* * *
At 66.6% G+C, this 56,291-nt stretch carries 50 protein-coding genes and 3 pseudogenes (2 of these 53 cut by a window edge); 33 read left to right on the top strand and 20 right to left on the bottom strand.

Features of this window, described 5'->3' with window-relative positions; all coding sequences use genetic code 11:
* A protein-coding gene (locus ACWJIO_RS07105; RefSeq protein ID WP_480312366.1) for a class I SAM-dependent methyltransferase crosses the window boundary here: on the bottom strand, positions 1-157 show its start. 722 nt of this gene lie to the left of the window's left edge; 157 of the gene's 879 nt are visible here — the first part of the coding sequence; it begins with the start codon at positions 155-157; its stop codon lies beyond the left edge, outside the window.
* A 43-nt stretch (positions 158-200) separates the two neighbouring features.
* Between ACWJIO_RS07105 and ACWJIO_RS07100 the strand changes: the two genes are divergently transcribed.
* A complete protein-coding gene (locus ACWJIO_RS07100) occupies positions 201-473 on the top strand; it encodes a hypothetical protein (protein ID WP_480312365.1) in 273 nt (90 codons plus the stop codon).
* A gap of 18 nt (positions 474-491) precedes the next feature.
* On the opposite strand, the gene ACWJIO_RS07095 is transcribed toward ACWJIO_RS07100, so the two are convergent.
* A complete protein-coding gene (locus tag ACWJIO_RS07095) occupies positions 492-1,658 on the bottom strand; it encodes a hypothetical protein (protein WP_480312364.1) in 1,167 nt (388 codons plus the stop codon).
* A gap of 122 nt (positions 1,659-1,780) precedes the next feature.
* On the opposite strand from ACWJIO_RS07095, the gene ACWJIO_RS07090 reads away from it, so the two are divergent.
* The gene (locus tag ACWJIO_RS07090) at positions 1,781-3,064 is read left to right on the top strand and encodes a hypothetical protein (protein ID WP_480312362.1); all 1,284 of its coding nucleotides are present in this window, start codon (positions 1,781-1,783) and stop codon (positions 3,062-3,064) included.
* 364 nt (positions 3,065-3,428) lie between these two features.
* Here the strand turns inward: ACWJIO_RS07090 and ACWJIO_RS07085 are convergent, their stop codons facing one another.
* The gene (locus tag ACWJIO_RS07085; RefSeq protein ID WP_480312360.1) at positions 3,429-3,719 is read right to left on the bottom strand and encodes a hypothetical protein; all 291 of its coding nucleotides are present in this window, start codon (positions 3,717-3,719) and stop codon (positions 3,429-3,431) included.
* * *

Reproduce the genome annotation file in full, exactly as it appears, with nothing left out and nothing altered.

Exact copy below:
At 66.6% G+C, this 56,291-nt stretch carries 50 protein-coding genes and 3 pseudogenes (2 of these 53 cut by a window edge); 33 read left to right on the top strand and 20 right to left on the bottom strand.

Features of this window, described 5'->3' with window-relative positions; all coding sequences use genetic code 11:
* A protein-coding gene (locus ACWJIO_RS07105; RefSeq protein ID WP_480312366.1) for a class I SAM-dependent methyltransferase crosses the window boundary here: on the bottom strand, positions 1-157 show its start. 722 nt of this gene lie to the left of the window's left edge; 157 of the gene's 879 nt are visible here — the first part of the coding sequence; it begins with the start codon at positions 155-157; its stop codon lies beyond the left edge, outside the window.
* A 43-nt stretch (positions 158-200) separates the two neighbouring features.
* Between ACWJIO_RS07105 and ACWJIO_RS07100 the strand changes: the two genes are divergently transcribed.
* A complete protein-coding gene (locus ACWJIO_RS07100) occupies positions 201-473 on the top strand; it encodes a hypothetical protein (protein ID WP_480312365.1) in 273 nt (90 codons plus the stop codon).
* A gap of 18 nt (positions 474-491) precedes the next feature.
* On the opposite strand, the gene ACWJIO_RS07095 is transcribed toward ACWJIO_RS07100, so the two are convergent.
* A complete protein-coding gene (locus tag ACWJIO_RS07095) occupies positions 492-1,658 on the bottom strand; it encodes a hypothetical protein (protein WP_480312364.1) in 1,167 nt (388 codons plus the stop codon).
* A gap of 122 nt (positions 1,659-1,780) precedes the next feature.
* On the opposite strand from ACWJIO_RS07095, the gene ACWJIO_RS07090 reads away from it, so the two are divergent.
* The gene (locus tag ACWJIO_RS07090) at positions 1,781-3,064 is read left to right on the top strand and encodes a hypothetical protein (protein ID WP_480312362.1); all 1,284 of its coding nucleotides are present in this window, start codon (positions 1,781-1,783) and stop codon (positions 3,062-3,064) included.
* 364 nt (positions 3,065-3,428) lie between these two features.
* Here the strand turns inward: ACWJIO_RS07090 and ACWJIO_RS07085 are convergent, their stop codons facing one another.
* The gene (locus tag ACWJIO_RS07085; RefSeq protein ID WP_480312360.1) at positions 3,429-3,719 is read right to left on the bottom strand and encodes a hypothetical protein; all 291 of its coding nucleotides are present in this window, start codon (positions 3,717-3,719) and stop codon (positions 3,429-3,431) included.